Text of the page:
23–90 days for an antibody test
Syphiliswithin 2 weeks of sores appearing
Herpes1–4 months

Learn more about how long it takes for STI symptoms to develop.

Medicare, Medicaid, and most insurance plans typically cover some STI tests as part of the Affordable Care Act (ACA). Some people may choose to see their doctor or visit a sexual health clinic for an STI test, while others may prefer at-home tests. A 2019 study notes that at-home testing kits are becoming more available and are likely to contribute to higher rates of testing and treatments.

Individuals have many options for STI testing, some of which include:

Doctor’s office

Most primary health providers have facilities to screen for STIs. Depending on the history and exam results, a health professional can collect samples through swabs, urine, or blood samples.

Some clinics can test the sample on-site, while others send the samples to a laboratory. People can expect results within a few days to a week. Depending on the results, doctors may prescribe antibiotics or antiviral medications.

However, visiting a doctor for STI screening and treatment may be expensive and may range from $50–200 without health insurance coverage. People should check their insurance coverage and co-pays first before visiting their doctor.

City health centers and community clinics

Some city health centers or community clinics may offer testing services. Many offer both appointment and walk-in services.

Aside from free testing and treatment for STIs, health centers also provide pre-exposure prophylaxis (PrEP), a preventive treatment for HIV. They may also offer family planning services, counseling, and free condoms for STI protection.

Urgent care centers

Many urgent care centers can offer discreet, immediate diagnosis and treatment for individuals who do not want to go to their primary care provider. However, some of these centers do not have lab or diagnostic testing capacities.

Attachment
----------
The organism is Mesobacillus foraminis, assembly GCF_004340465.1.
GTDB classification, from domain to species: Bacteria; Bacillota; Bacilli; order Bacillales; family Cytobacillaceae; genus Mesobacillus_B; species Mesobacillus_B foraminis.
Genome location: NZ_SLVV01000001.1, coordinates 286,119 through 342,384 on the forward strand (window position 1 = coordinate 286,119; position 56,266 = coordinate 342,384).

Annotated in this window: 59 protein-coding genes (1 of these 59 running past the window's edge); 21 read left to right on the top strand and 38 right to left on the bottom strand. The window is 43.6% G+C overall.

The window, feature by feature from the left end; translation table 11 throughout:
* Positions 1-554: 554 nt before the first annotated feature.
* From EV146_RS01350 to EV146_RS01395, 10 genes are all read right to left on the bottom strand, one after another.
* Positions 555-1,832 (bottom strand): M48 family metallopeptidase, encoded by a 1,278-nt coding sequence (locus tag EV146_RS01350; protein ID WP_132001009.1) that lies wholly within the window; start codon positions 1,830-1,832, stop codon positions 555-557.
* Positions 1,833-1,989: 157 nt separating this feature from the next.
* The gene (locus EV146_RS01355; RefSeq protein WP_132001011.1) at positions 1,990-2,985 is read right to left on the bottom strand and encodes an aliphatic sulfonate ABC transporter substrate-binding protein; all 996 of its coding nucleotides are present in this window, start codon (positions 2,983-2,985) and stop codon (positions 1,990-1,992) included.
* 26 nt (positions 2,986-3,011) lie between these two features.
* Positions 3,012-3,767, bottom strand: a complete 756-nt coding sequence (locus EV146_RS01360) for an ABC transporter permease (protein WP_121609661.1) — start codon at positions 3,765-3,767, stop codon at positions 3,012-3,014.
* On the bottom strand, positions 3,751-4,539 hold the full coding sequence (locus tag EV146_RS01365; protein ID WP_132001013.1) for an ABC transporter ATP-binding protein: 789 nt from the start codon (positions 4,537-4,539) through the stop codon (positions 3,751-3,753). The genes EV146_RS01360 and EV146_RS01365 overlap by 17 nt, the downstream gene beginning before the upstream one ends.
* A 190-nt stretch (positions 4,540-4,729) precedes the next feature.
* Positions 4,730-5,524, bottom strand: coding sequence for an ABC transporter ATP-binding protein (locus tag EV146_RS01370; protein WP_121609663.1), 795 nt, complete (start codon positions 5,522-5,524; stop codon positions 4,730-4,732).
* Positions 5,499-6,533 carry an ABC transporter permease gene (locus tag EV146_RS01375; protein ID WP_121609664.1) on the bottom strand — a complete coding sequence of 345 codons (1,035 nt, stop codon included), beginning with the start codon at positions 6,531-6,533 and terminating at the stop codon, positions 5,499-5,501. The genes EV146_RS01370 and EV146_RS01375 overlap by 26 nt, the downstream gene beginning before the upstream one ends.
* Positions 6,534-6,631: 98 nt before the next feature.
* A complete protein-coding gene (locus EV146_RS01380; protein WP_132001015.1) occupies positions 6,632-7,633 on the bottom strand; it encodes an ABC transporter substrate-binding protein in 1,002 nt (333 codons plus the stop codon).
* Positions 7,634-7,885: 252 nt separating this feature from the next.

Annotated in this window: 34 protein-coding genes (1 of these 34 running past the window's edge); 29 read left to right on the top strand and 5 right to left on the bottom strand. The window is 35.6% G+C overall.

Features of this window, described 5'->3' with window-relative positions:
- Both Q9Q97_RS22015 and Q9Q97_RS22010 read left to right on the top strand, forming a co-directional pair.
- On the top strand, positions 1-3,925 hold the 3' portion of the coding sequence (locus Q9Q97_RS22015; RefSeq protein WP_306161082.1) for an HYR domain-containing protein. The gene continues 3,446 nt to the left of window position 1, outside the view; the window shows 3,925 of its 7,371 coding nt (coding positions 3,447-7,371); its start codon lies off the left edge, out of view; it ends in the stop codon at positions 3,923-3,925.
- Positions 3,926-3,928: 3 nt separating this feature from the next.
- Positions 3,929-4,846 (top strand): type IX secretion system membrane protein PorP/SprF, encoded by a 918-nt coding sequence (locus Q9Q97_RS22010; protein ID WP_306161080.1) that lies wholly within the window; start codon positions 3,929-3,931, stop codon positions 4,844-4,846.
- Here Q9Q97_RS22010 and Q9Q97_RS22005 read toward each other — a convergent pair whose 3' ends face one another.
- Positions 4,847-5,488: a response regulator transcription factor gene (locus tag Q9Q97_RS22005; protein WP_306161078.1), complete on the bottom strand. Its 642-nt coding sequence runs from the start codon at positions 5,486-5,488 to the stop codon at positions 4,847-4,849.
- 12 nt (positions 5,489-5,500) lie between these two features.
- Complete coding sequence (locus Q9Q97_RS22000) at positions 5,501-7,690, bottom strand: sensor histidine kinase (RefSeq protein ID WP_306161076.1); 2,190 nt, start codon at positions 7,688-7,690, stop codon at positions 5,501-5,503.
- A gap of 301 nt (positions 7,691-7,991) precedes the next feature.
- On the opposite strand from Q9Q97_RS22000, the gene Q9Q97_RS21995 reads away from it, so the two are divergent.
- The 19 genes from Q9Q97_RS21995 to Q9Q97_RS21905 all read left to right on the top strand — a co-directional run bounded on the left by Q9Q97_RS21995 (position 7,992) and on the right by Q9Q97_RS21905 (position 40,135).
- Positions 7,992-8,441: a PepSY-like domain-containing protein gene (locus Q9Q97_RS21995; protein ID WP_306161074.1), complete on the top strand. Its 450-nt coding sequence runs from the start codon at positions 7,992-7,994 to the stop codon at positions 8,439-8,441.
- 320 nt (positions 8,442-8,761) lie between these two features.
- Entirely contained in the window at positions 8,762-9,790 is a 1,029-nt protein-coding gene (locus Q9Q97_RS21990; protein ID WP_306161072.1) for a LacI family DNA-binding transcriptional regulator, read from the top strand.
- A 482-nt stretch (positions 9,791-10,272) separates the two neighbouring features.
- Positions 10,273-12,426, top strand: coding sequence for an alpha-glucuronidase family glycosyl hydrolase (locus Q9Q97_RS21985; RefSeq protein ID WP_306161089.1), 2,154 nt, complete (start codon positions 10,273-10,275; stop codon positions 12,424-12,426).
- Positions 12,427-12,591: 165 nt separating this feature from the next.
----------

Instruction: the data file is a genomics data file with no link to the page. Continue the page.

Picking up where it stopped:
Urgent care doctors will also provide the appropriate medications. However, if the STI has progressed beyond what prescription medication can treat, it may be necessary for individuals to follow up with their health providers.

Most insurance companies cover urgent care visits, but most often, individuals need to pay a deductible.

Pharmacies and big-box retailers

Most pharmacies, such as Walgreens and CVS, and big-box retailers, such as Target and Walmart, sell home-test kits for STIs. However, a person should know which STIs they are checking for before buying.

Some grocery and pharmacy chains also have low cost health clinics that may also provide STI testing. However, unlike at-home tests, these kits may only test for a limited range of STIs.

Lab-based tests and at-home tests

Some providers, such as QuestDiagnostics, allow people to choose whether to buy at-home test kits or to schedule an appointment online and perform a test in person in one of their labs. Other providers, such as Everlywell and LetsGetChecked, allow a person to choose a specific test from a range of tests available on their website.

The costs of kits vary according to the type of test and the provider but typically range from $49–249, with more expensive options testing for a wider range of STIs.

Most insurance providers do not cover at-home test kits. However, most accept flexible savings account (FSA) or health savings account (HSA) payments.